Most of IBM’s migration customers go with the Power platform. For those that want the advantages of the System z or zEnterprise there likely will be some very good deals cropping up this summer with the widely expected introduction of lower cost business class z196 machines and, probably, deeply discounted hardware/software/maintenance System z Solution Edition bundles. Since those are usually reserved for new workloads, a migration customer should automatically qualify.

If you were an HP Itanium customer or a Sun/SPARC customer pondering your organization’s IT roadmap, what would you do?

IBM System z vs. HP

April 5, 2010

According to an early April report at Openmainframe.org  HP is launching a competitive attack on the System z. Writes Phillip Hunter “HP’s EMEA program manager for mainframe migration Herman Eggink [is] accusing IBM of bullying and coercing its customers to stay with the zSeries mainframe, and of issuing dire and false warnings of the risks migration to an alternative platform would pose to their business.”

This is bullying? C’mon, bullying is when IBM writes threatening letters to NEON’s zPrime customers and then files a lawsuit.

Like HP, Larry Ellison, top dude at Oracle/Sun, clearly has a thing against IBM and the System z too. Back in the fall the company ran print ads challenging IBM and the System z. It was a watch-out-we’re-coming-after-you sort of message. This blog covered that spat here in September.

There is no doubt that IBM is gunning for both Sun and HP customers. I just completed a case study on BC Card, the leading Korean credit card processor. It tossed out its HP servers in favor of three System z machines as part of a sweet System z Solutions Edition deal. IBM’s presentations in the past year have regularly tallied wins over HP and Sun.

Think of it as the platform body count. At one of IBM’s periodic briefings in 2009 the company reported 11 new mainframe business wins, six of which were competitive replacements (4 HP, 1 Sun, 1 Dell). IBM has perfected the competitive TCO analysis. In one, it calculated that moving mainframe functionality to an HP platform would result in a reduction in MIPS and while increasing costs by almost $1 million.

The trick to this kind of TCO lies in identifying all the costs. Distributed platforms when used at the scale of the mainframe for comparable workloads requiring comparable availability and failover almost invariably require more people. IT organizations can be very good at masking this manpower as partial FTEs dispersed throughout the organization. IBM is savvy at smoking out these hidden FTEs and adding their cost into the full TCO.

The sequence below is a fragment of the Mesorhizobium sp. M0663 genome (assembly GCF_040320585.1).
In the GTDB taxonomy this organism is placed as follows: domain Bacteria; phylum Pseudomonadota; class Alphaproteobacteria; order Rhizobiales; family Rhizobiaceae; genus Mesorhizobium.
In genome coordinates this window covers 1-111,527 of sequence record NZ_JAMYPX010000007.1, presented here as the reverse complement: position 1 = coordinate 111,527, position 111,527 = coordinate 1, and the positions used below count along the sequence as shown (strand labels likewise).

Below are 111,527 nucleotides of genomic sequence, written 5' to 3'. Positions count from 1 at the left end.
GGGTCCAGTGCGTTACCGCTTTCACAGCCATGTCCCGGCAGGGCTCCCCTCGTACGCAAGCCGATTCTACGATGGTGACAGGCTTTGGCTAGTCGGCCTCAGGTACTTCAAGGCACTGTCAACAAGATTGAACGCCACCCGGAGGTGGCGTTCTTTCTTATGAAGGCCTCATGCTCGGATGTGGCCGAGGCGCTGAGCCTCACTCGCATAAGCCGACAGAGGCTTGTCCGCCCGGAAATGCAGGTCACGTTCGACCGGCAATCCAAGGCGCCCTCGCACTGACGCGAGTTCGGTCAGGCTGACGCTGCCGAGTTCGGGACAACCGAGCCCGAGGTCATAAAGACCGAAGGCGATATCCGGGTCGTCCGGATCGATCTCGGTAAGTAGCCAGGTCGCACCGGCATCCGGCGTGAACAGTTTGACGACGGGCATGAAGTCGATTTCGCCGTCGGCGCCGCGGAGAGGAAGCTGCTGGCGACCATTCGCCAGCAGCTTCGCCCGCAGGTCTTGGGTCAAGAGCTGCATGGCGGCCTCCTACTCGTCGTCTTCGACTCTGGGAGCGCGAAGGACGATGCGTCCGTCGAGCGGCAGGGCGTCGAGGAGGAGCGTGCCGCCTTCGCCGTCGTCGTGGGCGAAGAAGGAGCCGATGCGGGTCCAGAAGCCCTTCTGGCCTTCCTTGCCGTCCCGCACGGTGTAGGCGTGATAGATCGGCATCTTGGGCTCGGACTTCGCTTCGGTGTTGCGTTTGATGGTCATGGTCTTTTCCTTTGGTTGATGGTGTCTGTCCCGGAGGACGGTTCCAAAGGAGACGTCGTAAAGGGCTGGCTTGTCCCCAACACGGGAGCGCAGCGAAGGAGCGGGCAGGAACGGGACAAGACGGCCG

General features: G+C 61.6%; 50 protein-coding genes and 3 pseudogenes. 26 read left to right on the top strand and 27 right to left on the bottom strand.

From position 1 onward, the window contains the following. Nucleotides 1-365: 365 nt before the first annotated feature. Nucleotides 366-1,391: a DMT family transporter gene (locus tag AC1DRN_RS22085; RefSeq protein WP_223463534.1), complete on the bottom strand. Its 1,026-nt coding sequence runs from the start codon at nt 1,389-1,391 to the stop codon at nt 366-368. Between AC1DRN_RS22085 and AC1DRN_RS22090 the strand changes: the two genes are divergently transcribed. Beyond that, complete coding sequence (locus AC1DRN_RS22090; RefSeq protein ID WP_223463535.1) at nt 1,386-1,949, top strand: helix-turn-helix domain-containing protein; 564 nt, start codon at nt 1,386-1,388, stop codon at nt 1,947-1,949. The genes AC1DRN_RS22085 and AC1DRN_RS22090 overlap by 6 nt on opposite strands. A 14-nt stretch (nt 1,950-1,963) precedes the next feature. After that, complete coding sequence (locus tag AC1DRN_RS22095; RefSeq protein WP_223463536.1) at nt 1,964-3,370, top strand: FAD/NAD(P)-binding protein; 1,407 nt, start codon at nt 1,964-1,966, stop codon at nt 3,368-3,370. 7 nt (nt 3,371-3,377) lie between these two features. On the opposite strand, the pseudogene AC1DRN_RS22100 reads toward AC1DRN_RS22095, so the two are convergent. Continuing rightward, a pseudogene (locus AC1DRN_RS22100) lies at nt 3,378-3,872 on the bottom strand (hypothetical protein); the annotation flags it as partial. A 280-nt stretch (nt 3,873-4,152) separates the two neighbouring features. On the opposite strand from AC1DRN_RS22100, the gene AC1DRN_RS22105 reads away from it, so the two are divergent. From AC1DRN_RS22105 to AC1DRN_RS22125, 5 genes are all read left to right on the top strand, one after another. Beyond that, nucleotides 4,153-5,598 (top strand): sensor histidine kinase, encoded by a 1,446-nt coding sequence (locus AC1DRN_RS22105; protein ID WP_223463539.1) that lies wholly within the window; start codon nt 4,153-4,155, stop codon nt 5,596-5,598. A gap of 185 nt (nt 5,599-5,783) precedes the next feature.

The one piece IBM hasn’t quite nailed down is the cost of the mainframe learning curve. For a shop that is new to the System z environment, there is a steep learning hurdle for at least a handful of key people.

According to Hunter, “IBM continues to refute HP’s claims, with Colin Grocock, manager of IBM Mainframe  Business Development UK, insisting that zSeries was actually winning new business by combining its core mainframe strengths such as high security and robustness with its status as a distributed system running Linux.”

Certainly Linux on z greatly changes the cost equation, especially when combined with a System z Solution Edition package and some cheap IFLs. The software savings alone can run well into six-figures each year.

HP touts its Integrity Superdome as a mainframe alternative based on high MTBF. That barely gets you into the game. The Superdome is better compared with the IBM System p (now called POWER Systems).

So, as long as IBM continues the Solution Edition program and doesn’t tinker with the discounted IFL hardware and software licensing costs the company should be able to hold off challenges from HP and Sun. Now if it only provided active support for OpenSolaris on z; that could be the nail in the coffin for RISC servers competing with the System z.